Paclitaxel shows cytotoxic activity in human hepatocellular carcinoma cell lines

Singh Gagandeep, Phyllis M. Novikoff, Michael Ott, Sanjeev Gupta

Research output: Contribution to journalArticlepeer-review

66 Scopus citations


Paclitaxel stabilizes microtubules with inhibition of mitotic spindle formation and has been found effective in several solid cancers. To test whether paclitaxel could be cytotoxic in human HCC cell lines, we used established HuH-7 and HepG2 cell lines. Changes in cell number, DNA synthesis rates and cell viability were determined. We tested whether paclitaxel-treated cells underwent apoptosis, microtubular reorganization, and cell cycle restriction. Studies also examined whether chemosensitization with verapamil enhanced the antitumor activity of paclitaxel. The cell viability was impaired at greater than 0.01 μM paclitaxel concentrations (LD50, 0.8 μM), with flow cytometry indicating accumulation of cells in G2/M, and immunostaining showing polymerized microtubules with characteristic banding patterns. This G2/M restriction was further characterized by flow cytometry, which revealed cyclin A and cdc2 kinase accumulation in paclitaxel-treated cells. Exposure to paclitaxel decreased [3H]thymidine incorporation into DNA in cells at 24 h but this significantly increased at 72 h, most likely due to DNA repair mechanisms related to cell cycle restriction. The cell death was via both apoptotic and non-apoptotic mechanisms. Finally, co-administration of the chemosensitizer verapamil in doses as little as 1 μM increased the antitumor efficacy of paclitaxel by up to five-fold and changed the LD50 of paclitaxel to 0.1 μM. The findings indicate that paclitaxel is cytotoxic to cultured hepatocellular carcinoma cells. Clinical studies of paclitaxel in patients with hepatocellular carcinoma may help determine additional therapies. Copyright (C) 1999.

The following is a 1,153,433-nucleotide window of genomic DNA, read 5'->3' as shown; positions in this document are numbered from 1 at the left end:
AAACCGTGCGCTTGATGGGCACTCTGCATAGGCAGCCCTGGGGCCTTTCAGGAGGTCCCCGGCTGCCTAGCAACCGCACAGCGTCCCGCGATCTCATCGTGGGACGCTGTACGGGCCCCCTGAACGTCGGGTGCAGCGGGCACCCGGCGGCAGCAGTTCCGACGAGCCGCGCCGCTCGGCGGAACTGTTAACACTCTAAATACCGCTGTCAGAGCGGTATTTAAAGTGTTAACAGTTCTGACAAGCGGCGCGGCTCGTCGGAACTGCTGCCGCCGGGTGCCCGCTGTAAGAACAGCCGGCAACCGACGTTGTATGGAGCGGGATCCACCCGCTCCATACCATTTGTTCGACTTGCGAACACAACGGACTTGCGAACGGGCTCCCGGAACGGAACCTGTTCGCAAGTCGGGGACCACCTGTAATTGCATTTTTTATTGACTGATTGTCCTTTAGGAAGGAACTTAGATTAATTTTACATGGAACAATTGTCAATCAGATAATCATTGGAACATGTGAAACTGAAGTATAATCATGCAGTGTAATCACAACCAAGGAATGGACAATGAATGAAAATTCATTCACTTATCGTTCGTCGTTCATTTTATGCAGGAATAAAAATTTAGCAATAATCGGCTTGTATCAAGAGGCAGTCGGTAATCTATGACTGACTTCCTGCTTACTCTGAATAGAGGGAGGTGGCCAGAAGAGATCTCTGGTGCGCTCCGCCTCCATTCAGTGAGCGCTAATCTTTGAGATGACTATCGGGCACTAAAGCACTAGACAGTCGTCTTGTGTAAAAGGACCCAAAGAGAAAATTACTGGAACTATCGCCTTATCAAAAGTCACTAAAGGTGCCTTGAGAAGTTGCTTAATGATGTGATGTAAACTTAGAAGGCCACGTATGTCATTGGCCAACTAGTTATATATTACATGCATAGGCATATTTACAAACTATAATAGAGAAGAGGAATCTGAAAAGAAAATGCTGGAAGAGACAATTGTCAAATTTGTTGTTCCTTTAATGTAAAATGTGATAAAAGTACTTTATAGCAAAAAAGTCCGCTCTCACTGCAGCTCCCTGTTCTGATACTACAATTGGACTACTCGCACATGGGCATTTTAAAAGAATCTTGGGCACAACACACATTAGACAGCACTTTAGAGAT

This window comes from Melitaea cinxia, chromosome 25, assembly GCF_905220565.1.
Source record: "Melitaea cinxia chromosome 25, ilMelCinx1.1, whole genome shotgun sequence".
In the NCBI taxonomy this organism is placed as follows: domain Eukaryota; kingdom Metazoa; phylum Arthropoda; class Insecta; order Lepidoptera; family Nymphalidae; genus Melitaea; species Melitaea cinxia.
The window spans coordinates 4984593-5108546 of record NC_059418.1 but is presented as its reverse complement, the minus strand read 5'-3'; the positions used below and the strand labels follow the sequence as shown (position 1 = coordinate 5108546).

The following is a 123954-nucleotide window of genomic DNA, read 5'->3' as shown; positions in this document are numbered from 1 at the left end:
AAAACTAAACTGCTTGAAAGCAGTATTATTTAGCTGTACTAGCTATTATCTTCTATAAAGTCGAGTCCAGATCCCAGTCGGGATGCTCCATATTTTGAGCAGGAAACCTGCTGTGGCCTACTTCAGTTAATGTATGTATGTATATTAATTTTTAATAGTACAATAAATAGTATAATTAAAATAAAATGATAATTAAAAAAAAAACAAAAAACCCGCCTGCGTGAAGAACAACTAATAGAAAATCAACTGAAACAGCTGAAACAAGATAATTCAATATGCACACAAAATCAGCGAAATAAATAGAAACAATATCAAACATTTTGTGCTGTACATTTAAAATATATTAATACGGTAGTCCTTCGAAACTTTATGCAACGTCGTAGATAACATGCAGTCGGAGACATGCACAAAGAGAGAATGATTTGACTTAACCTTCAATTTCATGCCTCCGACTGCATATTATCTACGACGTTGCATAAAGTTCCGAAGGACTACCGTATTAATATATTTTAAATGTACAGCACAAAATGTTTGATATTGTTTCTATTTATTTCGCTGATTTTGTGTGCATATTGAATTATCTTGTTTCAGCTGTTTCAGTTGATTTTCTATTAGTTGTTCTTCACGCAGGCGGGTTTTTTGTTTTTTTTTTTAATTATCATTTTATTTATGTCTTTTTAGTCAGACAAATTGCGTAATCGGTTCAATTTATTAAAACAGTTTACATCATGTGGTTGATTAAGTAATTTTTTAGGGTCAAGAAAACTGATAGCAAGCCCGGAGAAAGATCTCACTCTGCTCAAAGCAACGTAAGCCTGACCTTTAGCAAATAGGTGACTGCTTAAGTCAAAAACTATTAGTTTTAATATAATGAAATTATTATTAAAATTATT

Original languageEnglish (US)
Pages (from-to)109-118
Number of pages10
JournalCancer Letters
Issue number1
StatePublished - Feb 8 1999


  • Carcinoma cells
  • Flow cytometry
  • Hepatocellular
  • Paclitaxel

ASJC Scopus subject areas

  • Oncology
  • Cancer Research


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